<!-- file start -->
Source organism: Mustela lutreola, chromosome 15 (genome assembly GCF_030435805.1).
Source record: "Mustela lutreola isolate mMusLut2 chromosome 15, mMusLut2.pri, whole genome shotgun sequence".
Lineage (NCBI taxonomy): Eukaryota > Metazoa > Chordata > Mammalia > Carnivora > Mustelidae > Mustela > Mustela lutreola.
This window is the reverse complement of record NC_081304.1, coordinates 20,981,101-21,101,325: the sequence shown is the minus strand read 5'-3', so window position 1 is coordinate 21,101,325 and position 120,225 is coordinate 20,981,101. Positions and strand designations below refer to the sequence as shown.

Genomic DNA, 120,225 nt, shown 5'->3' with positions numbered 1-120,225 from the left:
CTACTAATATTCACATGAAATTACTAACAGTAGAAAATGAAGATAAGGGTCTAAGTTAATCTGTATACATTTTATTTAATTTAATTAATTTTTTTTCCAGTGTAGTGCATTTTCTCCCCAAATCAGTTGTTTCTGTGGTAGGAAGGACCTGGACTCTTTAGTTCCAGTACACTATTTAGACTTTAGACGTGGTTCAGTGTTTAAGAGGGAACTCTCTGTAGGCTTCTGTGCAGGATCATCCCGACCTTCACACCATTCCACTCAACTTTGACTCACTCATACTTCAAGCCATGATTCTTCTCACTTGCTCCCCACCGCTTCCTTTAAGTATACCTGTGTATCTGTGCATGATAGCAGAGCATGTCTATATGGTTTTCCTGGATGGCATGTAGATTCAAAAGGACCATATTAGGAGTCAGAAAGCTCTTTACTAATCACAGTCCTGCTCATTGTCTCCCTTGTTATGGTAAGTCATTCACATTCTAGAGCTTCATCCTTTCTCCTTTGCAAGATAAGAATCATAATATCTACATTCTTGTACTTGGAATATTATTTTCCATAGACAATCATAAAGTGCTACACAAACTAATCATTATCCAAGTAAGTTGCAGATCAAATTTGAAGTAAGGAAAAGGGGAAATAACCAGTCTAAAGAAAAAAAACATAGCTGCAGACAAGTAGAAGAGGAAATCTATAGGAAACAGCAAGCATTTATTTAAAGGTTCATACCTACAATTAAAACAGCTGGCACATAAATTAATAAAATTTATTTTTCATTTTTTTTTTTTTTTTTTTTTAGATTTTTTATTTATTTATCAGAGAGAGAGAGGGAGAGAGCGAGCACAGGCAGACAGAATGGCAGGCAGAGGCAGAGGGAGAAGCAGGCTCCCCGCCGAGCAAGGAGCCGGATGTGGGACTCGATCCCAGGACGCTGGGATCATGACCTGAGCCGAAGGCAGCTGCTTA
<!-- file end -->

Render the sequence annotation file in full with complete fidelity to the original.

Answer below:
Source organism: Mustela lutreola, chromosome 15 (genome assembly GCF_030435805.1).
Source record: "Mustela lutreola isolate mMusLut2 chromosome 15, mMusLut2.pri, whole genome shotgun sequence".
Lineage (NCBI taxonomy): Eukaryota > Metazoa > Chordata > Mammalia > Carnivora > Mustelidae > Mustela > Mustela lutreola.
This window is the reverse complement of record NC_081304.1, coordinates 20,981,101-21,101,325: the sequence shown is the minus strand read 5'-3', so window position 1 is coordinate 21,101,325 and position 120,225 is coordinate 20,981,101. Positions and strand designations below refer to the sequence as shown.

Genomic DNA, 120,225 nt, shown 5'->3' with positions numbered 1-120,225 from the left:
CTACTAATATTCACATGAAATTACTAACAGTAGAAAATGAAGATAAGGGTCTAAGTTAATCTGTATACATTTTATTTAATTTAATTAATTTTTTTTCCAGTGTAGTGCATTTTCTCCCCAAATCAGTTGTTTCTGTGGTAGGAAGGACCTGGACTCTTTAGTTCCAGTACACTATTTAGACTTTAGACGTGGTTCAGTGTTTAAGAGGGAACTCTCTGTAGGCTTCTGTGCAGGATCATCCCGACCTTCACACCATTCCACTCAACTTTGACTCACTCATACTTCAAGCCATGATTCTTCTCACTTGCTCCCCACCGCTTCCTTTAAGTATACCTGTGTATCTGTGCATGATAGCAGAGCATGTCTATATGGTTTTCCTGGATGGCATGTAGATTCAAAAGGACCATATTAGGAGTCAGAAAGCTCTTTACTAATCACAGTCCTGCTCATTGTCTCCCTTGTTATGGTAAGTCATTCACATTCTAGAGCTTCATCCTTTCTCCTTTGCAAGATAAGAATCATAATATCTACATTCTTGTACTTGGAATATTATTTTCCATAGACAATCATAAAGTGCTACACAAACTAATCATTATCCAAGTAAGTTGCAGATCAAATTTGAAGTAAGGAAAAGGGGAAATAACCAGTCTAAAGAAAAAAAACATAGCTGCAGACAAGTAGAAGAGGAAATCTATAGGAAACAGCAAGCATTTATTTAAAGGTTCATACCTACAATTAAAACAGCTGGCACATAAATTAATAAAATTTATTTTTCATTTTTTTTTTTTTTTTTTTTTAGATTTTTTATTTATTTATCAGAGAGAGAGAGGGAGAGAGCGAGCACAGGCAGACAGAATGGCAGGCAGAGGCAGAGGGAGAAGCAGGCTCCCCGCCGAGCAAGGAGCCGGATGTGGGACTCGATCCCAGGACGCTGGGATCATGACCTGAGCCGAAGGCAGCTGCTTA